Every breath is now a struggle, every step courts exhaustion for Andrew Yesno.
Yesno, a band councillor in Eabametoong, a fly-in Ojibway community 360 kilometres north of Thunder Bay, Ont., thought he was in the clear after contracting COVID-19 at the end of March, testing positive in early April and then feeling his health return in May.
Yesno suffered from serious flu-like symptoms during his infection, but it was never severe enough for hospitalization. He rode it out in isolation, making art and posting it on Facebook and in the windows of his parents’ home.
Then June hit and suddenly every breath became a labour. He lost his ability to smell and taste food, which would just make him nauseous.
“Not even toast; I can’t even taste toast,” said Yesno, 41.
“Even when I talk on the phone, on conference calls, if I talk for a couple of minutes with you I have to take a pause and a breath.”
Carrying three or four bags of groceries from the store about 90 metres from his home exhausts him and he’s dropped to his knees once he’s through the door.
Bouts of fatigue hit throughout the day.
“I could lay down at lunch and I could be out in two minutes, sleep for 45 minutes straight, and be ready to go and then crash for three hours in bed and be gone,” he said.
He recently penned a letter to other members of the band council to explain why he couldn’t do simple things like help distribute water bottles — Eabametoong has been on a boil water advisory since 2001 and a new water treatment plant is inching toward operation.
“Breathing for me is like a person standing on your chest, another person standing on your back, and finally a third person sitting on your shoulders. Basic things like laundry or mopping are exhausting,” wrote Yesno, in the letter.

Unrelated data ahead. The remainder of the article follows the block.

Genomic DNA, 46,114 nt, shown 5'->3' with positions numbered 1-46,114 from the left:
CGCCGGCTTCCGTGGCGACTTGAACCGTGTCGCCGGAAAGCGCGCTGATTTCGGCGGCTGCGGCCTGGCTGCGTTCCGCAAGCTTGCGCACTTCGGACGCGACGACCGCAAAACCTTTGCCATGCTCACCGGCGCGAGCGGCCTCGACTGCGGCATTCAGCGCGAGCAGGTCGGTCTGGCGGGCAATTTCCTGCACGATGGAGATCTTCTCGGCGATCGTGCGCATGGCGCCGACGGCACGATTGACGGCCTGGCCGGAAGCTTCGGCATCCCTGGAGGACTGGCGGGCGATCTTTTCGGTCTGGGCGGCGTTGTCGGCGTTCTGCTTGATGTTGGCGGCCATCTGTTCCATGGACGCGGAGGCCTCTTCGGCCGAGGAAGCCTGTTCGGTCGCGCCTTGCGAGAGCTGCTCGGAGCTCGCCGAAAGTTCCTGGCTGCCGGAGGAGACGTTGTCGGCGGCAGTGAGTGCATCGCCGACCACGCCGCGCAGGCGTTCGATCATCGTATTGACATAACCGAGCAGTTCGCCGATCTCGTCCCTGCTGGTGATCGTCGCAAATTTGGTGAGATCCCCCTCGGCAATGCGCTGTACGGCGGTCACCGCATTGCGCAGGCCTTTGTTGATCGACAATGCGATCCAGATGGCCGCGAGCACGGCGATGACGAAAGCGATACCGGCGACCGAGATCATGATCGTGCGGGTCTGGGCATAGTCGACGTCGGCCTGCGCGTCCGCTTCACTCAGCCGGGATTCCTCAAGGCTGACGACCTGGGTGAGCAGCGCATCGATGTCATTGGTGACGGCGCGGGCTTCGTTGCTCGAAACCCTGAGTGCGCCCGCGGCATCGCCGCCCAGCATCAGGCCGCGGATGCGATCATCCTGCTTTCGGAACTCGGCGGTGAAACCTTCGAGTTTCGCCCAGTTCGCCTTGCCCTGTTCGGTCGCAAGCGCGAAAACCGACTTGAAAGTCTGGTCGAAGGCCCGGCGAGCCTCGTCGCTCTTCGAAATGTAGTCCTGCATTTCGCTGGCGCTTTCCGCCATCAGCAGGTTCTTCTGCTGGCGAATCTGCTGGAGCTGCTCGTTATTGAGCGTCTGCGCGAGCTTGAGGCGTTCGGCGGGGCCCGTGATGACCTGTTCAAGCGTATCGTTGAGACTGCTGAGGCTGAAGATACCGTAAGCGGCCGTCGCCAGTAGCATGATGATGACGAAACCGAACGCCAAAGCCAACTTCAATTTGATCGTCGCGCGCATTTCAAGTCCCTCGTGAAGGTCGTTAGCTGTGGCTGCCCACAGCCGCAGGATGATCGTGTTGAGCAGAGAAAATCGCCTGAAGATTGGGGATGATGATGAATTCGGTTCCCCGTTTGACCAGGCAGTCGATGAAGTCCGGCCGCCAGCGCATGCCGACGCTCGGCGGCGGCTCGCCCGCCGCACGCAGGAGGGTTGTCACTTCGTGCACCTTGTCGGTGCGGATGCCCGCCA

“I made my arrangements just in case — my body upon my death will go to science and research so perhaps more can be learned. A vaccine would be great but would do nothing to help us that already contracted it. We’re done and just guinea pigs.”
Body’s reaction to infection
Very little is currently known about what’s been called “post-COVID-19 syndrome” — a multitude of symptoms that have afflicted a proportion of those who have recovered from the coronavirus.
The main focus of health research during the pandemic has been on keeping people from dying, said Scott Lear, a professor at Simon Fraser University’s faculty of health sciences and the Pfizer-Heart and Stroke Foundation Chair in cardiovascular prevention research. The research is now playing catchup with the after-effects of infection, he said.
“We don’t know how long these things persist or what the long-term problems may be,” said Lear.
It’s not even clear what proportion of recovered patients suffer from these symptoms, with studies ranging from 90 per cent to 10 or 15 per cent, he said.
Lear said it appears that the after-effect symptoms aren’t caused by the virus itself, but by the body’s response to it or “over-response.” This creates inflammation at the tissue level in different regions of the body like the heart, causing carditis, or in the brain, creating brain fog or an inability to concentrate.